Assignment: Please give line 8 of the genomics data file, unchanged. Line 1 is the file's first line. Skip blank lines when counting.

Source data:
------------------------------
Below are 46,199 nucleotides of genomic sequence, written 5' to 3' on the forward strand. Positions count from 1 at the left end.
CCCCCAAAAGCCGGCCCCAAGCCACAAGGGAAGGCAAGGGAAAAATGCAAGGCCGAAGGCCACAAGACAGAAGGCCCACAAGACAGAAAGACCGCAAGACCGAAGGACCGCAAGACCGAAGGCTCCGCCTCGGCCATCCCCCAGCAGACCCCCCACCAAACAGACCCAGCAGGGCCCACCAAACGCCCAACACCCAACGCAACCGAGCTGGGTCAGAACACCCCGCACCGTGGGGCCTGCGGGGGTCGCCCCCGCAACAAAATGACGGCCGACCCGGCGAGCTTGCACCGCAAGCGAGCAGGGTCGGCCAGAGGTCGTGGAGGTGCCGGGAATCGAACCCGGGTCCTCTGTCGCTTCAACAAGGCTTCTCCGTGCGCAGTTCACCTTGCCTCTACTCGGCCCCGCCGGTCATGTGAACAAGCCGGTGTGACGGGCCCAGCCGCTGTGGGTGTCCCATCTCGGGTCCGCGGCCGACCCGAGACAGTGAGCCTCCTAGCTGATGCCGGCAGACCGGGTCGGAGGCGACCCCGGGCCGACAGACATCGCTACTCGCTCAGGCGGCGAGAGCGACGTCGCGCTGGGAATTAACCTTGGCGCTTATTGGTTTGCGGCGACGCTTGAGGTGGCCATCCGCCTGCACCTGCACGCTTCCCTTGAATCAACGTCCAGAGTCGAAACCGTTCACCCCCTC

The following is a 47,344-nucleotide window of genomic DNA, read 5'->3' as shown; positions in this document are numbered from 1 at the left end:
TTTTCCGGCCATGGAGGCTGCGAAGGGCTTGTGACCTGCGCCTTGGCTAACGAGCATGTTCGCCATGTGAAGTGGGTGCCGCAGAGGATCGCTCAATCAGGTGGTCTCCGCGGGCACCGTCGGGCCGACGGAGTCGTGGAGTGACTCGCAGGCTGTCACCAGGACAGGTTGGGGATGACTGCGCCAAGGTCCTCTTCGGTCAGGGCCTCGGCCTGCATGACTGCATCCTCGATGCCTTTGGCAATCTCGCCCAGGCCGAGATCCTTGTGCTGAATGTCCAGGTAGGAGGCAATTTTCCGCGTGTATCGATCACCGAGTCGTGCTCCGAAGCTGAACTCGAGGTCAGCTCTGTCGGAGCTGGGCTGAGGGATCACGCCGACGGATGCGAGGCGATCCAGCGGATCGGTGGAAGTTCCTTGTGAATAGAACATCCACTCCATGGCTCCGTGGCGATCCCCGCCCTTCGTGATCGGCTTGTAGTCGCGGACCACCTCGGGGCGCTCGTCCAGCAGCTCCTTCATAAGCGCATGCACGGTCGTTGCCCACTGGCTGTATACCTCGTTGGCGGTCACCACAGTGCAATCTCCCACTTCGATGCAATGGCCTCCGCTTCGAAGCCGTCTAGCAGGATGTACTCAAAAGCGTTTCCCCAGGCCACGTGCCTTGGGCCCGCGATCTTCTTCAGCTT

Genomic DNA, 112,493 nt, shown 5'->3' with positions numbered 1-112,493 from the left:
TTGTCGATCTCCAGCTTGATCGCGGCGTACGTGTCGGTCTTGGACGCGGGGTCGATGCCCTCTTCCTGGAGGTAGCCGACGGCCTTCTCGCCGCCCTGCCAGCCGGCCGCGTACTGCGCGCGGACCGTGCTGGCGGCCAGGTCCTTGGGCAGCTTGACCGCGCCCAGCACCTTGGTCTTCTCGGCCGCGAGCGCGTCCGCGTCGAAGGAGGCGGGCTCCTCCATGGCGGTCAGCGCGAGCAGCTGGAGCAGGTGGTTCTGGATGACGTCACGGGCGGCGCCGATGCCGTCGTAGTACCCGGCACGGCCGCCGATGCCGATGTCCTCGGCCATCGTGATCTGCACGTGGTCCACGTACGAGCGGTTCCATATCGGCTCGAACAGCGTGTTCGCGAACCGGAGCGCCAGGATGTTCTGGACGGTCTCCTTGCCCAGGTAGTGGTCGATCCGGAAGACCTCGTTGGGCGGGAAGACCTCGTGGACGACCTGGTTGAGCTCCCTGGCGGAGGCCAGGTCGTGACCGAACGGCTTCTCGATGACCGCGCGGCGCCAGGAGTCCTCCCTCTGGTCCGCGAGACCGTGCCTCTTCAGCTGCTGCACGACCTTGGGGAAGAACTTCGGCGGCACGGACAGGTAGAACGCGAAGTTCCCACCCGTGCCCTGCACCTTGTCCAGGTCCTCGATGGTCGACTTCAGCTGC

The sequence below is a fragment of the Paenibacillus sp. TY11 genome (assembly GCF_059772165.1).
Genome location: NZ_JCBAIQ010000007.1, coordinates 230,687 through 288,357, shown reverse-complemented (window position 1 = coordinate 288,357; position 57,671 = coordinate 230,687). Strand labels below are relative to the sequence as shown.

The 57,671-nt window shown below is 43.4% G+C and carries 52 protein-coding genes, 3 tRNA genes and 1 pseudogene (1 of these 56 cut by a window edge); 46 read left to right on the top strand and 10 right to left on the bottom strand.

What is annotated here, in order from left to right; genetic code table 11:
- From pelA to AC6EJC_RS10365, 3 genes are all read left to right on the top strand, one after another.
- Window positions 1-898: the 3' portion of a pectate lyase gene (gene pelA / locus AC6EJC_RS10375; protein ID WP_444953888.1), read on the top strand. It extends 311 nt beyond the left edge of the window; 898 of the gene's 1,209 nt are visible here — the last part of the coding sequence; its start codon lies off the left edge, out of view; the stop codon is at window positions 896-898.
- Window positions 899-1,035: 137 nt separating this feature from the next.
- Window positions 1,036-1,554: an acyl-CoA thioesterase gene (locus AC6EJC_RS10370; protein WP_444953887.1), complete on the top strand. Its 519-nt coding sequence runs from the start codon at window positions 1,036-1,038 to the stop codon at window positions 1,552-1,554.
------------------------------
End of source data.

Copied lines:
Genome location: NZ_JCBAIQ010000007.1, coordinates 230,687 through 288,357, shown reverse-complemented (window position 1 = coordinate 288,357; position 57,671 = coordinate 230,687). Strand labels below are relative to the sequence as shown.